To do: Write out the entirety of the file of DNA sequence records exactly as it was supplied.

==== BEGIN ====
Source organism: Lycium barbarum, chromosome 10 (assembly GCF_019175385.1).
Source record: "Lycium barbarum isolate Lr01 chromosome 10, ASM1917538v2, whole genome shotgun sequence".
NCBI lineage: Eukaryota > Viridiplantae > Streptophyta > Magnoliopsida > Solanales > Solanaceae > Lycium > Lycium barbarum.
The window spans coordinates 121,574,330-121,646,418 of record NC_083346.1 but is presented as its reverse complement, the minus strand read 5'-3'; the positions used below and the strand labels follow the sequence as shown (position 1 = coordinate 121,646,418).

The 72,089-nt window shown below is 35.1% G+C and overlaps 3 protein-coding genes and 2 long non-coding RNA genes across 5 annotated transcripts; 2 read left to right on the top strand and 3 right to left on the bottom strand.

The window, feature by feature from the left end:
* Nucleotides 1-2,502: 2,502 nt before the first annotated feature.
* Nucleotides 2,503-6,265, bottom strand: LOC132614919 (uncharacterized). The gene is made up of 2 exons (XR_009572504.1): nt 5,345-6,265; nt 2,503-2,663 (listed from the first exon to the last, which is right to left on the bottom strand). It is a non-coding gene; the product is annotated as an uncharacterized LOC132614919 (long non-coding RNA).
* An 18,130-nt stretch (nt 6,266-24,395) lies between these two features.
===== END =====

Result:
Source organism: Lycium barbarum, chromosome 10 (assembly GCF_019175385.1).
Source record: "Lycium barbarum isolate Lr01 chromosome 10, ASM1917538v2, whole genome shotgun sequence".
NCBI lineage: Eukaryota > Viridiplantae > Streptophyta > Magnoliopsida > Solanales > Solanaceae > Lycium > Lycium barbarum.
The window spans coordinates 121,574,330-121,646,418 of record NC_083346.1 but is presented as its reverse complement, the minus strand read 5'-3'; the positions used below and the strand labels follow the sequence as shown (position 1 = coordinate 121,646,418).

The 72,089-nt window shown below is 35.1% G+C and overlaps 3 protein-coding genes and 2 long non-coding RNA genes across 5 annotated transcripts; 2 read left to right on the top strand and 3 right to left on the bottom strand.

The window, feature by feature from the left end:
* Nucleotides 1-2,502: 2,502 nt before the first annotated feature.
* Nucleotides 2,503-6,265, bottom strand: LOC132614919 (uncharacterized). The gene is made up of 2 exons (XR_009572504.1): nt 5,345-6,265; nt 2,503-2,663 (listed from the first exon to the last, which is right to left on the bottom strand). It is a non-coding gene; the product is annotated as an uncharacterized LOC132614919 (long non-coding RNA).
* An 18,130-nt stretch (nt 6,266-24,395) lies between these two features.